When I was 11 I'd buy KNO3 and sulfer by the lb from the local
druggist. In those days, the pharmacist had barrels of
each in the basement. Add a little charcoal, voila!
Got my first rifle about then too.
Times sure have changed.
You can still buy that stuff by the pound.
It can be somewhat more serious, Iggy. My ex BOL and his wife left the
kids one night, when the oldest was capable of keeping watch properly.
They left a pan on the kitchen stove, resulting in a kitchen fire.
Everything turned out fine, but it could have turned out far differently.
I'm not convinced you need worry about the actions of most children, but
when something goes wrong, they often are not properly equipped, either
physically or mentally, to react in the proper way at younger ages. I
think I'd be more concerned about that than anything. Imagine the guilt
one would carry if a child was lost to having been left alone when too young
to make intelligent decisions and be able to act on them.
Doug, when I was kid, there was a boy down the street whose dad was a
drunk. Every time he would put one on he would come home and beat that
kid bloody. I mean bad. He used belts, boards, whatever was handy.
This was in the late 50's and the police would do nothing. I wonder
what happened to him. That image has stuck with me all these years.
It was ugly.
That more then my parents example (it was good) influenced how I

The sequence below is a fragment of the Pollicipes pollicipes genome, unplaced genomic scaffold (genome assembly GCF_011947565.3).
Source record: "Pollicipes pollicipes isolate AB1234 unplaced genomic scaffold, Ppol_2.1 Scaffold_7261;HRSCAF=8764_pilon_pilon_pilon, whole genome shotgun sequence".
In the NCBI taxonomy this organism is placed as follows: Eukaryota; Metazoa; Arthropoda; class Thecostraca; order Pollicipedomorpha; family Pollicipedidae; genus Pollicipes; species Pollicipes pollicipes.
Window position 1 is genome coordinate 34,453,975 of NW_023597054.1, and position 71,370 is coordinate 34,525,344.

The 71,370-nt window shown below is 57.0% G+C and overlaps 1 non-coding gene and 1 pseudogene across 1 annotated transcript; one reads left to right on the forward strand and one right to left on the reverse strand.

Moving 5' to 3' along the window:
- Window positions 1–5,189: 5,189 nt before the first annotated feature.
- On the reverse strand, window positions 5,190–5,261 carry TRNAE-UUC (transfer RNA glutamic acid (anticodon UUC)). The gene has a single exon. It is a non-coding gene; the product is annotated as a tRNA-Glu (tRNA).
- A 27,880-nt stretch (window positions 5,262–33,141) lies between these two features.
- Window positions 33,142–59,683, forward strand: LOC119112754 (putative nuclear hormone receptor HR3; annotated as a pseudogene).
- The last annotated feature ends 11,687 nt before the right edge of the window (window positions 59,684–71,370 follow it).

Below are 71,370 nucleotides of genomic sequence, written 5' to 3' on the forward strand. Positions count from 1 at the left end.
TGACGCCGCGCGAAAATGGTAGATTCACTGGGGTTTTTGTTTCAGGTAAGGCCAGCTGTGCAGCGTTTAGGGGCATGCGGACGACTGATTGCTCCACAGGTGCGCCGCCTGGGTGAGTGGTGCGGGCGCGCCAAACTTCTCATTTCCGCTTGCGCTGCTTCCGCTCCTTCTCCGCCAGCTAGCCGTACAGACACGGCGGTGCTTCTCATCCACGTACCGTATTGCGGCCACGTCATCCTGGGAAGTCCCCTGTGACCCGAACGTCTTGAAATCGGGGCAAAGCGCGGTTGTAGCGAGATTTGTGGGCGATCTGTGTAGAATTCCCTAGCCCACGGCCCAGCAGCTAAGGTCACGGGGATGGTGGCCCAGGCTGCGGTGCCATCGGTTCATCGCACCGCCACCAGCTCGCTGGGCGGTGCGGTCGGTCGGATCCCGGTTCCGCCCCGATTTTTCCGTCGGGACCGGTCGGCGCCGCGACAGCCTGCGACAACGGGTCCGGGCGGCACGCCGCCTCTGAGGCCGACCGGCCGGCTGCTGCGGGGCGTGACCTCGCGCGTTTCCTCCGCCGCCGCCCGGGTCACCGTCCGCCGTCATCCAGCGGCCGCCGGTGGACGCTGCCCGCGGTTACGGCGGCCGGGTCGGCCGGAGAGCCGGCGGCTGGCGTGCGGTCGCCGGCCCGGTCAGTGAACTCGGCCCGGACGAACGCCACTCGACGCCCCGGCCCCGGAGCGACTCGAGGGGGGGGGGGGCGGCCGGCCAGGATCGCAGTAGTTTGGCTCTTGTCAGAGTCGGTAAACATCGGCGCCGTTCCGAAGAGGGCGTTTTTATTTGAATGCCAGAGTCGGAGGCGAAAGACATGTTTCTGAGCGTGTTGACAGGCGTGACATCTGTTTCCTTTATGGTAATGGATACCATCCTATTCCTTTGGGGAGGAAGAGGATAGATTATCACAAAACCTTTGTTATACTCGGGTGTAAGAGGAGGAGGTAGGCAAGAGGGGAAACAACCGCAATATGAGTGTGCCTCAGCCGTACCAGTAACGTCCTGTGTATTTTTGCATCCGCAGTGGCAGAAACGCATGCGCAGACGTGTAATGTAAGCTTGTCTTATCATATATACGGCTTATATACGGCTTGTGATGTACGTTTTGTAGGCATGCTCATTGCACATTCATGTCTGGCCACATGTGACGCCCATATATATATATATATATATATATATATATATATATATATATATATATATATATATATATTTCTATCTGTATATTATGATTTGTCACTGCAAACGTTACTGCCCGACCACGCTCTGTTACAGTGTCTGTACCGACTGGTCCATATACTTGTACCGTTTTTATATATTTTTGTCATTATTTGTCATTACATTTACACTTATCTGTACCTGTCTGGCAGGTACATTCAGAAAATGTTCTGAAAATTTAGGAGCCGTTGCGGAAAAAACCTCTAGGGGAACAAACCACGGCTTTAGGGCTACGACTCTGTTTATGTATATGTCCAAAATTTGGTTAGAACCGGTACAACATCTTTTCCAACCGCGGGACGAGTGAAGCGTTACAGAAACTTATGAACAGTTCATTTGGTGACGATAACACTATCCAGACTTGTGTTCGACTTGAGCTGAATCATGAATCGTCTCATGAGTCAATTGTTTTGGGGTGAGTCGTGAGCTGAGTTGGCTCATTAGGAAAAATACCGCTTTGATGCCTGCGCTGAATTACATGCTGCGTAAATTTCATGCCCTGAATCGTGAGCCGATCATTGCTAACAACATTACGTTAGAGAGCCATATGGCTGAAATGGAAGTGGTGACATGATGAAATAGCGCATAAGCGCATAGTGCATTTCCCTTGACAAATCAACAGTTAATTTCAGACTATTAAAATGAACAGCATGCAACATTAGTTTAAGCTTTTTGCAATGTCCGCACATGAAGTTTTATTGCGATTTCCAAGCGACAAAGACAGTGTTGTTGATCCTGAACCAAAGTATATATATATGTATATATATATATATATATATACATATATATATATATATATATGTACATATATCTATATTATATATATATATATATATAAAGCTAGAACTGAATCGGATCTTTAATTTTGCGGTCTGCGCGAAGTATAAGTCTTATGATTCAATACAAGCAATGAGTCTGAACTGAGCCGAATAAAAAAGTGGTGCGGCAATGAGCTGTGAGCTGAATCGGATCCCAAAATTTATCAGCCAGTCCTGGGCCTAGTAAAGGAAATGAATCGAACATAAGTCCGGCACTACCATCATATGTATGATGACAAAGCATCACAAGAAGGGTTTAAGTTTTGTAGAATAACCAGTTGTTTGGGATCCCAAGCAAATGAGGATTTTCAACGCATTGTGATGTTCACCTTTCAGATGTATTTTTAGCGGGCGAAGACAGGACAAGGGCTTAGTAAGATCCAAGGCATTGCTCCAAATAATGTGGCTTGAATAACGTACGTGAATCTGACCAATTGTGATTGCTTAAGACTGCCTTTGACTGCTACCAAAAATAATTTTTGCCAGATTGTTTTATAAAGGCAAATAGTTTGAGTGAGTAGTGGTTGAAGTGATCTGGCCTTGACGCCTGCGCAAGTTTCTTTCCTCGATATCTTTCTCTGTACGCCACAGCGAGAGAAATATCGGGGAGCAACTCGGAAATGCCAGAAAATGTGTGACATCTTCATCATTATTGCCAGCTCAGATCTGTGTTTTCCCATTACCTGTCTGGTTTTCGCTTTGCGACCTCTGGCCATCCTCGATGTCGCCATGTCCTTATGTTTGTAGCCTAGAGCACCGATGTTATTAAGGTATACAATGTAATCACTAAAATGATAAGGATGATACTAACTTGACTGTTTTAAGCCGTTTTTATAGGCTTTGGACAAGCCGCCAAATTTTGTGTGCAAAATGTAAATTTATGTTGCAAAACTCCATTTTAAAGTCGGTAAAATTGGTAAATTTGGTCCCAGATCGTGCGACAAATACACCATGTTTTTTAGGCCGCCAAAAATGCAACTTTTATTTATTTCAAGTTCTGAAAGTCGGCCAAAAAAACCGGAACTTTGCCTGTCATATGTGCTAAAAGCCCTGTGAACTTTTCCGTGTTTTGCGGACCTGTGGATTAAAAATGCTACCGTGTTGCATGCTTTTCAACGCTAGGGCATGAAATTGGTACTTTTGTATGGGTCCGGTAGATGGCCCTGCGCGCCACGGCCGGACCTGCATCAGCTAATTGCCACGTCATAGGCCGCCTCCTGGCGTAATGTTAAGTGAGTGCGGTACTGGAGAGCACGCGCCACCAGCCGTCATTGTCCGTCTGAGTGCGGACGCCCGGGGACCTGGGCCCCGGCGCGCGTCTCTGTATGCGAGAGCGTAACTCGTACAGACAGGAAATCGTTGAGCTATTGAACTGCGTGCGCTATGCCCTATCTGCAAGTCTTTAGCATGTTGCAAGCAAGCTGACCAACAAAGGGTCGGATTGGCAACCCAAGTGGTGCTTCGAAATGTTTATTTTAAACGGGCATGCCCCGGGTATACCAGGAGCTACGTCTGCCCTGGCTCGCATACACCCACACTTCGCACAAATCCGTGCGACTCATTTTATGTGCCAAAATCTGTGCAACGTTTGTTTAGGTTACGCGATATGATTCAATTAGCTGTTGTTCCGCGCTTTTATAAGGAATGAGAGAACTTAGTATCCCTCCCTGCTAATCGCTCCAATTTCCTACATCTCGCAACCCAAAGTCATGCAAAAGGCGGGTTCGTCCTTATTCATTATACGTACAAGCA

disciplined my kids.I tried to always put their welfare first and
never let anger motivate my discipline.
There was very little in the way of child abuse/neglect protection when
and where I grew up. Laws existed, but were often laxly enforced.
Hell, when my parents were trying to get a commission-paid trucking
terminal off the ground, I practically raised my sister. We were ten
years apart. My mother could check in several times a day because they
built the first office in the garage beside the house, but my baby
sister was my responsibility between times. (They did make sure I got
some breaks to go out and just be a kid.)
Nowadays, that would be child neglect, I suppose. It didn't hurt me
overmuch and my sister and I are very close ~40 years later. There
wasn't much resentment. We just did what had to be done to get out of
poverty after my dad got hurt and couldn't drive his truck any longer.
Must have worked. After a few years all the back bills were paid, we
owned our own house, and my dad's cars were Cadillacs when Cadillac was
still a respected make. :)
I was ten and she was less than a year when this all started. I'm not
sure of the "official right age" for babysitters. I was responsible
enough, apparently, for several years. :)
Of course, when I was at school, my mother had to take Sis to the office
with her, but I managed to take good care of her when both my parents
had to be working.
You're not going to complain about a Rolls Royce quadratrack, too, are you?
I think back to the days when Cadillac made V-12 & V-16 engines and turned
out cars that stood out from the pack, both in quality and design, and
wonder where they went wrong.
Mon, Nov 21, 2005, 10:35am (EST-3) too_many firstname.lastname@example.org
(Too_Many_Tools) did crosspost his crap:
I am interested in hearing your opinion on this subject.
Crossposting dorky little troll. Should have figured from the
Just pretend I'm not here. That's what I'm doing.
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